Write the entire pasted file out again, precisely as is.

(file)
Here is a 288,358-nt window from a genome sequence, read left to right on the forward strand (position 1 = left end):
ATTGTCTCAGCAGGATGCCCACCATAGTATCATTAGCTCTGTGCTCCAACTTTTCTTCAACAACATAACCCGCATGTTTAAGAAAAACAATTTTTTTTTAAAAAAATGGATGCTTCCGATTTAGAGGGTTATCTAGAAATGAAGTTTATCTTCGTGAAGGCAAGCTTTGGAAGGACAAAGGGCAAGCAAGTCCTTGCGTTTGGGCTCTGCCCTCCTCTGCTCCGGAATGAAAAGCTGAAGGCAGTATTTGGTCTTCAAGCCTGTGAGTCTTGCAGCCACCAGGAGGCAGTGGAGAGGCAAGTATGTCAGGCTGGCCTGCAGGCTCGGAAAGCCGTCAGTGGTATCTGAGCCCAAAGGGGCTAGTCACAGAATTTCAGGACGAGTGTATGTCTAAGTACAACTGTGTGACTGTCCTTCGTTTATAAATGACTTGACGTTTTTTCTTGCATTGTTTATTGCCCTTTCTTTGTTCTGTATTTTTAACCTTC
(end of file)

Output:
Here is a 288,358-nt window from a genome sequence, read left to right on the forward strand (position 1 = left end):
ATTGTCTCAGCAGGATGCCCACCATAGTATCATTAGCTCTGTGCTCCAACTTTTCTTCAACAACATAACCCGCATGTTTAAGAAAAACAATTTTTTTTTAAAAAAATGGATGCTTCCGATTTAGAGGGTTATCTAGAAATGAAGTTTATCTTCGTGAAGGCAAGCTTTGGAAGGACAAAGGGCAAGCAAGTCCTTGCGTTTGGGCTCTGCCCTCCTCTGCTCCGGAATGAAAAGCTGAAGGCAGTATTTGGTCTTCAAGCCTGTGAGTCTTGCAGCCACCAGGAGGCAGTGGAGAGGCAAGTATGTCAGGCTGGCCTGCAGGCTCGGAAAGCCGTCAGTGGTATCTGAGCCCAAAGGGGCTAGTCACAGAATTTCAGGACGAGTGTATGTCTAAGTACAACTGTGTGACTGTCCTTCGTTTATAAATGACTTGACGTTTTTTCTTGCATTGTTTATTGCCCTTTCTTTGTTCTGTATTTTTAACCTTC